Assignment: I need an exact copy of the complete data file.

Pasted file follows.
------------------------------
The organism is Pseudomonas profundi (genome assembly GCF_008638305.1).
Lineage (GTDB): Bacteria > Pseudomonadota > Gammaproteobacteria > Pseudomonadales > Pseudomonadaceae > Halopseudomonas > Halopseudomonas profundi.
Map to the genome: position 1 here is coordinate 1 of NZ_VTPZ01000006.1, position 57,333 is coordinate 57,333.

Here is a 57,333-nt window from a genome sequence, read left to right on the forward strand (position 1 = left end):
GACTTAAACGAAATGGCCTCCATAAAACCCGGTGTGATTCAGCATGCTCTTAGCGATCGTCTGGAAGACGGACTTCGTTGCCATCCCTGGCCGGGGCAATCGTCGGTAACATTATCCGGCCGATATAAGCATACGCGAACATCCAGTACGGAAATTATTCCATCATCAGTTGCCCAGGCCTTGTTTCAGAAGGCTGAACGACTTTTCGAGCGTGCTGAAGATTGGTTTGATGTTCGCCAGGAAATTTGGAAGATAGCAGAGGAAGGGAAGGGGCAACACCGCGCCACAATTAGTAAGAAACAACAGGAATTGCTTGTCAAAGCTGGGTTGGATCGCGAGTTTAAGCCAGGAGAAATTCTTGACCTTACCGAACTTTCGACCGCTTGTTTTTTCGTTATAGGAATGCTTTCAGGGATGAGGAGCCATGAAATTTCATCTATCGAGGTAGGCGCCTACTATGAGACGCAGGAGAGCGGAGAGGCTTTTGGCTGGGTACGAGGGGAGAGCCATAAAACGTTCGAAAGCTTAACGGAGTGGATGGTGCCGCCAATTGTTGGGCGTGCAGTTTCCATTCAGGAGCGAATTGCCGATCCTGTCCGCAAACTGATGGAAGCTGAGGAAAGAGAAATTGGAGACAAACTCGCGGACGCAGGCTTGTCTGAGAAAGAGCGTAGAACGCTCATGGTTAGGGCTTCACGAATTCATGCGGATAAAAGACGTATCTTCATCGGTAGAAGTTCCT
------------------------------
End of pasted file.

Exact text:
The organism is Pseudomonas profundi (genome assembly GCF_008638305.1).
Lineage (GTDB): Bacteria > Pseudomonadota > Gammaproteobacteria > Pseudomonadales > Pseudomonadaceae > Halopseudomonas > Halopseudomonas profundi.
Map to the genome: position 1 here is coordinate 1 of NZ_VTPZ01000006.1, position 57,333 is coordinate 57,333.

Here is a 57,333-nt window from a genome sequence, read left to right on the forward strand (position 1 = left end):
GACTTAAACGAAATGGCCTCCATAAAACCCGGTGTGATTCAGCATGCTCTTAGCGATCGTCTGGAAGACGGACTTCGTTGCCATCCCTGGCCGGGGCAATCGTCGGTAACATTATCCGGCCGATATAAGCATACGCGAACATCCAGTACGGAAATTATTCCATCATCAGTTGCCCAGGCCTTGTTTCAGAAGGCTGAACGACTTTTCGAGCGTGCTGAAGATTGGTTTGATGTTCGCCAGGAAATTTGGAAGATAGCAGAGGAAGGGAAGGGGCAACACCGCGCCACAATTAGTAAGAAACAACAGGAATTGCTTGTCAAAGCTGGGTTGGATCGCGAGTTTAAGCCAGGAGAAATTCTTGACCTTACCGAACTTTCGACCGCTTGTTTTTTCGTTATAGGAATGCTTTCAGGGATGAGGAGCCATGAAATTTCATCTATCGAGGTAGGCGCCTACTATGAGACGCAGGAGAGCGGAGAGGCTTTTGGCTGGGTACGAGGGGAGAGCCATAAAACGTTCGAAAGCTTAACGGAGTGGATGGTGCCGCCAATTGTTGGGCGTGCAGTTTCCATTCAGGAGCGAATTGCCGATCCTGTCCGCAAACTGATGGAAGCTGAGGAAAGAGAAATTGGAGACAAACTCGCGGACGCAGGCTTGTCTGAGAAAGAGCGTAGAACGCTCATGGTTAGGGCTTCACGAATTCATGCGGATAAAAGACGTATCTTCATCGGTAGAAGTTCCT